At long last the miserable weather is finally letting up and I can now start tending to my garden, which judging by the amount of greenery in it, is going to be no easy feat. Nonetheless, the summer also brings me back to writing after a short hiatus (I call it the winter hibernation). It must have been around this time last year that I called Dabbous for a reservation only to be told that the earliest dinner reservation was 10 months away and the earliest lunch reservation was 6 months away. Now, with figures such as this, ones curiosity takes a carte blanche and draws up all sorts of ideas, most of them geared to building you up for an epic disappointment. After all, with this much hype and publicity, a restaurant is sure to disappoint and you find that on the day of your lunch, you have resigned yourself to being let down.
The first dish of Hispi cabbage, smoked sunflower seed aioli was reminiscent of a dish at Noma in 2011, and had divided opinions across the table, but was a light and fresh appetiser rounded up entirely by the seeds.
Our second course of Braised celeriac in its own juices was, if you are a lover of celeriac/celery flavours as I am, uplifting and refreshing, as it was served cold. This dish, too, reminded me of a celeriac/celery combination that I once had at Viajante, which, too, was a memorable number.
Next up was the famed Coddled egg, woodland mushrooms and smoked butter that having been so over-hyped thanks t to various social media services, was a dish I convinced I would find myself criticising fiendishly. Unfortunately, like my fellow diners, I found myself happily indulging in a hearty and comforting plate of food that reminded me much of the pleasures of dipping my finger into a bowl of béarnaise and licking it. Now that I think of it, this coddled egg could be a great British challenger to the classic sauce béarnaise, combining two classic sauces (mushroom too!).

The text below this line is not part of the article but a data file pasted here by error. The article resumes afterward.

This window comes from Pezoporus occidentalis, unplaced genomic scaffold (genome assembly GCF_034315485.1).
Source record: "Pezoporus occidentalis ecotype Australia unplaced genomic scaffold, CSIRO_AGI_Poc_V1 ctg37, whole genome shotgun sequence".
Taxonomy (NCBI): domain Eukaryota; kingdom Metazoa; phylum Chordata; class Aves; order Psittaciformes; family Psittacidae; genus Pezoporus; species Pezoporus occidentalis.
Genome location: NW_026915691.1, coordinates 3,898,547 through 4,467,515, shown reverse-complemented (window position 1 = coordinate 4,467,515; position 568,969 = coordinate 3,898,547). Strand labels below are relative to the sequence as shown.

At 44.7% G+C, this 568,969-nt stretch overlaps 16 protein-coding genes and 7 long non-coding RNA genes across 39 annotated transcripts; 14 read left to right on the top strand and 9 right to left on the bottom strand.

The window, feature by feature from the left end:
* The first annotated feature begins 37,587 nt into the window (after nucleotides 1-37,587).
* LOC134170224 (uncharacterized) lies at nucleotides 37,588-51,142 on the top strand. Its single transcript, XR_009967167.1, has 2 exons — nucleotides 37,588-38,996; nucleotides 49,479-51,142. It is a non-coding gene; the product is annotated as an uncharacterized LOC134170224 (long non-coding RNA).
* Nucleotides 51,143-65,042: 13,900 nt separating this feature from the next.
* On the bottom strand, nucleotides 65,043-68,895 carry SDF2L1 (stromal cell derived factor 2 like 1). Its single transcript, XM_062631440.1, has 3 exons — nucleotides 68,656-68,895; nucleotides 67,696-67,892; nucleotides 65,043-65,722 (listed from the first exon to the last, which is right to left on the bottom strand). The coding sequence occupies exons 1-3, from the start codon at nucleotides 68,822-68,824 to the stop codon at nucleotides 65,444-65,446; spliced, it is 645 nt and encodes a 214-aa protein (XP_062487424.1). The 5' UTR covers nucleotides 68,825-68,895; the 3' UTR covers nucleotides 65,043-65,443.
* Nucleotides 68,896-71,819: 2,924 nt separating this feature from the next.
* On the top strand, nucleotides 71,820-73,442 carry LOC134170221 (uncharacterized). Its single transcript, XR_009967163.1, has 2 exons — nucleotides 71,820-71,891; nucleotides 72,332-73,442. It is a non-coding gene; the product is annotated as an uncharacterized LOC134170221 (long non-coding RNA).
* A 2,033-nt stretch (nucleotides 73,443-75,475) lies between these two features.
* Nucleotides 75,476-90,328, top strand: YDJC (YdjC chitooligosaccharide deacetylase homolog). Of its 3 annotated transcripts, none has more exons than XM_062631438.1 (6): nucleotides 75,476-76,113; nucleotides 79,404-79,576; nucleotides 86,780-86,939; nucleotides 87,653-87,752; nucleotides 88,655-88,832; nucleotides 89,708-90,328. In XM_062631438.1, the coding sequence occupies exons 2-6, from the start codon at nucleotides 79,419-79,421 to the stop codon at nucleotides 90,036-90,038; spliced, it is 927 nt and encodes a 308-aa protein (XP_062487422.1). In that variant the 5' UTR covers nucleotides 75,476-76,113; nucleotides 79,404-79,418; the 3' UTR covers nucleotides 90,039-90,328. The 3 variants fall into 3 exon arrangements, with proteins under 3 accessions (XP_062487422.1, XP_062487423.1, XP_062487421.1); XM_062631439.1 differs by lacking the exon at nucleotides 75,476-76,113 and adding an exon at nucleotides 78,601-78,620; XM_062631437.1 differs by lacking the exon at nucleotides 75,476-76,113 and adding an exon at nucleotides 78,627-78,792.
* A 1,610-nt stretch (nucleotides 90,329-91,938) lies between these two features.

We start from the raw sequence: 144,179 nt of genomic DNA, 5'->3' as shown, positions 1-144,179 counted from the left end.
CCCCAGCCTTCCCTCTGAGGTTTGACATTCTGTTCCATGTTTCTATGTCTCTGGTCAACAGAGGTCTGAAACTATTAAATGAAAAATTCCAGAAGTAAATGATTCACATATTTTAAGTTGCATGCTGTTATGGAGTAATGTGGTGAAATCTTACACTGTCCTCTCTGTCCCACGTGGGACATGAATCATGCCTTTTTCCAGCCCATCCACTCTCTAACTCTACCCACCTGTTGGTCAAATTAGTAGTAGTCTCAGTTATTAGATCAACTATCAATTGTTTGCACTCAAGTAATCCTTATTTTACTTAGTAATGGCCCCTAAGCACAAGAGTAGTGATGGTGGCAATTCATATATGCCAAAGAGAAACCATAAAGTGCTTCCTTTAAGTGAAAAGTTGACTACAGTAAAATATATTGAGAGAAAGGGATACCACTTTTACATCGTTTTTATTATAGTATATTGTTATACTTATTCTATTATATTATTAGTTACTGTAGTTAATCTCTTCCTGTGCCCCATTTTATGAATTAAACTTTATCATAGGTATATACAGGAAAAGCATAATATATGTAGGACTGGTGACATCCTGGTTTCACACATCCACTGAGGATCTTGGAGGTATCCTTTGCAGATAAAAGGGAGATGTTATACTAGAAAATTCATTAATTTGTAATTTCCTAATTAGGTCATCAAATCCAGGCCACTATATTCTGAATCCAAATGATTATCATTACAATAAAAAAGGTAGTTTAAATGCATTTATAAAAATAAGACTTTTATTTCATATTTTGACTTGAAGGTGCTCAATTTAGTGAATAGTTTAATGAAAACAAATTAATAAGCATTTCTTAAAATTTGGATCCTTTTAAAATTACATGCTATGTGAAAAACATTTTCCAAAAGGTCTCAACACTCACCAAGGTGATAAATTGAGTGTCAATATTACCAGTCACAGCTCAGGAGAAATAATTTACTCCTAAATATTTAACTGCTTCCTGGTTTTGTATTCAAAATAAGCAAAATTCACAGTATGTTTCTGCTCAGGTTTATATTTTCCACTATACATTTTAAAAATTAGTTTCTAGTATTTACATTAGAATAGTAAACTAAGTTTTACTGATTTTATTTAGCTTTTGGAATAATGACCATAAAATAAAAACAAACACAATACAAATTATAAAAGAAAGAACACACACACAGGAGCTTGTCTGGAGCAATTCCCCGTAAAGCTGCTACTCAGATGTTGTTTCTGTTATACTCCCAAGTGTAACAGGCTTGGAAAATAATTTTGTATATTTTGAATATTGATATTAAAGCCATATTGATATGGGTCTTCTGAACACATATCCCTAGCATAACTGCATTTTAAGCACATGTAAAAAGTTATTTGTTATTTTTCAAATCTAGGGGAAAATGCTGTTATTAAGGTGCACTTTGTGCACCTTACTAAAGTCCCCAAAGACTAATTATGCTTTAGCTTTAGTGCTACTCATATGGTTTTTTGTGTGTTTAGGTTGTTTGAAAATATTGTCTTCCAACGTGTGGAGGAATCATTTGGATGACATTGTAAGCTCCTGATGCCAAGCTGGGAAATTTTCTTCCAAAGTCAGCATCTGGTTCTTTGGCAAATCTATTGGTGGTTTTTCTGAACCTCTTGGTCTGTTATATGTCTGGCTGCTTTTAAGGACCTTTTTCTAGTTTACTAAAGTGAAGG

This only meant that the Halibut with coastal herbs found itself struggling to garner much praise. The tongue had been coated with unctuous umami-esque creamy, fatty egg, whilst the halibut was clean, light and delicate. It may have done well to reverse the order of the two.
Iberico prok with acorn praline stepped up the game, but wasn’t to my liking as I found the acorns too bitter (maybe it was because of dry acorn skin mixed in with the praline).
Fresh milk curds, winter vegetables, birch sap, toasted hay seemed to be more along the lines of yoghurt rather than milk curds as the texture was smooth and creamy, like yoghurt as opposed to crumbly and firm for curds. Although seemingly light, the addition of crosnes and chestnut, along with birch sap (divine!) made it a bit of a heavier dessert than one expected – delicious nonetheless.
The following dessert of Brioche soaked in chocolate, chocolate soil was even heavier and identical in texture to its predecessor and garnering disapproval from everyone.
So the final question is, was it worth it? While the ultra-hype surrounding Dabbous is inevitable, given its clever marketing technique through its reservations, Dabbous does serve up good food, settling in comfortably into the genre we have come to define as Modern British Cooking.
My rating: 7/10